Australia, Britain work on advancing Aukus deal as China’s clout grows
- British foreign and defence ministers held talks with their Australian counterparts for the first time since Canberra signed the pact to build nuclear submarines
- UK’s Elizabeth Truss said the security deal will also play a role in other areas of collaboration including cyberspace
Britain’s top foreign and defence officials held talks with their Australian counterparts in Sydney on Friday, focusing on advancing a security pact involving nuclear-powered submarines and sharing notes on countering China’s growing clout.
UK Foreign Secretary Elizabeth Truss and Secretary of State for Defence Ben Wallace met with Australian Minister for Foreign Affairs Marise Payne and Minister for Defence Peter Dutton for the first time since Canberra signed the deal in September.
“Aukus represents an enormous opportunity for us, not just in relation to the acquisition of nuclear-powered submarines but also, rightly, as Marise points out, other capabilities which will deter acts of aggression,” Dutton told reporters in Sydney.
In an interview with The Australian published before the talks, Truss said the security pact was a “fantastic agreement to be taking forward” and the intention was to foster closer industrial collaboration.
“It is also about much closer technological collaboration because this is where a lot of the battle for the future will be fought,” she told the newspaper.
“It won’t just be fought in traditional defence. It will be in cyberspace, the use of quantum technology, and of artificial intelligence. These are the areas where we do want Aukus to go very deep,” she added.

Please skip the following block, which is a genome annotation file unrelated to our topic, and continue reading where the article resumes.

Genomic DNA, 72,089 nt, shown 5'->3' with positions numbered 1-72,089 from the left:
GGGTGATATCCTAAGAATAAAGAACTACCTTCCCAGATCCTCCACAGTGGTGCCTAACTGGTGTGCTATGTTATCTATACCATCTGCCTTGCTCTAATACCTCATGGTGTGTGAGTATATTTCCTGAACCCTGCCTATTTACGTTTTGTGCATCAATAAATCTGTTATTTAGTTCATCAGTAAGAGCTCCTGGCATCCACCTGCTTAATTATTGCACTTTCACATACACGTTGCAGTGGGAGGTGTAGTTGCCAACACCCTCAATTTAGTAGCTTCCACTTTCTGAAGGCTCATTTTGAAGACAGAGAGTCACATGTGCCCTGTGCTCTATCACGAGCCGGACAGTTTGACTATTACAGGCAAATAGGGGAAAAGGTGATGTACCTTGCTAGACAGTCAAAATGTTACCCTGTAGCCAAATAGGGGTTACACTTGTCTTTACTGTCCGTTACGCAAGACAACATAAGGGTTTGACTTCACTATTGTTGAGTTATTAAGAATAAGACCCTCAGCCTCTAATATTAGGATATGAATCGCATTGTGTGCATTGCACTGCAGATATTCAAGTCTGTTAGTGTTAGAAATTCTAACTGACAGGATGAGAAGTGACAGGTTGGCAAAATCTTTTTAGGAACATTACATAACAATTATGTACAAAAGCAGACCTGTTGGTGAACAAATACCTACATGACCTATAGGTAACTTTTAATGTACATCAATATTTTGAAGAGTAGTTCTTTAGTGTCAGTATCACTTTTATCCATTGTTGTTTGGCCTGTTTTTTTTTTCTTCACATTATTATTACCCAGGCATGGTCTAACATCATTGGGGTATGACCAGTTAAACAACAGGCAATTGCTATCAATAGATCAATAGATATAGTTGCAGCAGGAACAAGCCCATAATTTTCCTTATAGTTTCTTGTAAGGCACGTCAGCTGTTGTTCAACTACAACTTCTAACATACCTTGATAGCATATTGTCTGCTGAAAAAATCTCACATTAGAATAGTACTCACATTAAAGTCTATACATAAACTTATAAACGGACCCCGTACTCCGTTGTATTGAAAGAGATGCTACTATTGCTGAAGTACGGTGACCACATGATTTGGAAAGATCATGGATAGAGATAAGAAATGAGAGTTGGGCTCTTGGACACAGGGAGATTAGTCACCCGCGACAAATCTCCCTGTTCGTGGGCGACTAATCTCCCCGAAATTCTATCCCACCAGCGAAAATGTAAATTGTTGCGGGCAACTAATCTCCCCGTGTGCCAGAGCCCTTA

Local media had suggested a plan to deploy British nuclear submarines to Australia might be announced after the talks on Friday. When asked, the UK’s Wallace said it was still “early days.” “We’ll take it one step at a time,” he said.
China has denied the allegations of human rights abuses and said politicising the Games runs “counter to the spirit of the Olympic Charter.”
Payne and Truss signed an agreement the day before to “maintain an internet that is open, free, peaceful and secure,” which will, in part, target state-based hackers and work to protect Asia-Pacific nations from malicious cyber activity.
“Of course Australia was the canary in the coal mine when it came to Chinese influence operations in democratic politics,” Medcalf said. “The British security establishment has its eye on the long term,” he added.